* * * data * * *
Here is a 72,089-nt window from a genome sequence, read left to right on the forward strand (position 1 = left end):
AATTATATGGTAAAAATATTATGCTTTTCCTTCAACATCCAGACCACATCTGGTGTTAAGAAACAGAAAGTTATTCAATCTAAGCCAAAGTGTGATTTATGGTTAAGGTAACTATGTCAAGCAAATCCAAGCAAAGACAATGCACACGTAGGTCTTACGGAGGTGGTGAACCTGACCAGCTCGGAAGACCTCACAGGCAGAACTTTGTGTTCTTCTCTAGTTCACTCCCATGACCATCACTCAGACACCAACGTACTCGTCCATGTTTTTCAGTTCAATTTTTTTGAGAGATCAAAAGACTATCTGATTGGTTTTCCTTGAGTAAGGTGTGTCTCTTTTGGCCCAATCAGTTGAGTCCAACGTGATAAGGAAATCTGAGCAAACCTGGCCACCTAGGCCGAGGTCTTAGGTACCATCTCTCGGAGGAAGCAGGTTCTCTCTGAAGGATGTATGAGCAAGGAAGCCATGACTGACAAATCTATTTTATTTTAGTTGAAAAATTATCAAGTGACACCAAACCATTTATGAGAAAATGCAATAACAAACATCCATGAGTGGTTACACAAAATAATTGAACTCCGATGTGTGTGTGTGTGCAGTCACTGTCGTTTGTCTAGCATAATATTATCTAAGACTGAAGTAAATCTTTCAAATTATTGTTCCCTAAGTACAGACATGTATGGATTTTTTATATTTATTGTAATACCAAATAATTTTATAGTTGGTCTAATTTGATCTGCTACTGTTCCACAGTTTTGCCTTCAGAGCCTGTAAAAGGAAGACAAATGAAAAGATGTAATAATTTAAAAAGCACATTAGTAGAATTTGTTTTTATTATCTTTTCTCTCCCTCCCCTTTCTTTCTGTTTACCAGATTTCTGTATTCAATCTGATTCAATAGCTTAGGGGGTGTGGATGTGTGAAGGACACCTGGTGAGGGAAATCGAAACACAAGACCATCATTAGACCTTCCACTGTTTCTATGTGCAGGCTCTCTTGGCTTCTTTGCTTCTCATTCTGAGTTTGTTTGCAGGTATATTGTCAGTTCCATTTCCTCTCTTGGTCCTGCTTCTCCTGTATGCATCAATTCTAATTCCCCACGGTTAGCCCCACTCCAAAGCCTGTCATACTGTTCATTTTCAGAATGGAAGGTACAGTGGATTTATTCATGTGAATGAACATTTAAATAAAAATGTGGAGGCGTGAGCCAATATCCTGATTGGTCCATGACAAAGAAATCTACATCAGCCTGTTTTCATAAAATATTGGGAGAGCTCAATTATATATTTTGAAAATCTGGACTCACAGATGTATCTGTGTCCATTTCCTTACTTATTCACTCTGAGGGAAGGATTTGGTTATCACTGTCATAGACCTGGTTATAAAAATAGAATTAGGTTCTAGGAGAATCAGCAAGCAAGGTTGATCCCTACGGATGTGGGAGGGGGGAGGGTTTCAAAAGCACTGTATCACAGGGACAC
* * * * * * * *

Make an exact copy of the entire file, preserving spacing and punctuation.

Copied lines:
Here is a 72,089-nt window from a genome sequence, read left to right on the forward strand (position 1 = left end):
AATTATATGGTAAAAATATTATGCTTTTCCTTCAACATCCAGACCACATCTGGTGTTAAGAAACAGAAAGTTATTCAATCTAAGCCAAAGTGTGATTTATGGTTAAGGTAACTATGTCAAGCAAATCCAAGCAAAGACAATGCACACGTAGGTCTTACGGAGGTGGTGAACCTGACCAGCTCGGAAGACCTCACAGGCAGAACTTTGTGTTCTTCTCTAGTTCACTCCCATGACCATCACTCAGACACCAACGTACTCGTCCATGTTTTTCAGTTCAATTTTTTTGAGAGATCAAAAGACTATCTGATTGGTTTTCCTTGAGTAAGGTGTGTCTCTTTTGGCCCAATCAGTTGAGTCCAACGTGATAAGGAAATCTGAGCAAACCTGGCCACCTAGGCCGAGGTCTTAGGTACCATCTCTCGGAGGAAGCAGGTTCTCTCTGAAGGATGTATGAGCAAGGAAGCCATGACTGACAAATCTATTTTATTTTAGTTGAAAAATTATCAAGTGACACCAAACCATTTATGAGAAAATGCAATAACAAACATCCATGAGTGGTTACACAAAATAATTGAACTCCGATGTGTGTGTGTGTGCAGTCACTGTCGTTTGTCTAGCATAATATTATCTAAGACTGAAGTAAATCTTTCAAATTATTGTTCCCTAAGTACAGACATGTATGGATTTTTTATATTTATTGTAATACCAAATAATTTTATAGTTGGTCTAATTTGATCTGCTACTGTTCCACAGTTTTGCCTTCAGAGCCTGTAAAAGGAAGACAAATGAAAAGATGTAATAATTTAAAAAGCACATTAGTAGAATTTGTTTTTATTATCTTTTCTCTCCCTCCCCTTTCTTTCTGTTTACCAGATTTCTGTATTCAATCTGATTCAATAGCTTAGGGGGTGTGGATGTGTGAAGGACACCTGGTGAGGGAAATCGAAACACAAGACCATCATTAGACCTTCCACTGTTTCTATGTGCAGGCTCTCTTGGCTTCTTTGCTTCTCATTCTGAGTTTGTTTGCAGGTATATTGTCAGTTCCATTTCCTCTCTTGGTCCTGCTTCTCCTGTATGCATCAATTCTAATTCCCCACGGTTAGCCCCACTCCAAAGCCTGTCATACTGTTCATTTTCAGAATGGAAGGTACAGTGGATTTATTCATGTGAATGAACATTTAAATAAAAATGTGGAGGCGTGAGCCAATATCCTGATTGGTCCATGACAAAGAAATCTACATCAGCCTGTTTTCATAAAATATTGGGAGAGCTCAATTATATATTTTGAAAATCTGGACTCACAGATGTATCTGTGTCCATTTCCTTACTTATTCACTCTGAGGGAAGGATTTGGTTATCACTGTCATAGACCTGGTTATAAAAATAGAATTAGGTTCTAGGAGAATCAGCAAGCAAGGTTGATCCCTACGGATGTGGGAGGGGGGAGGGTTTCAAAAGCACTGTATCACAGGGACAC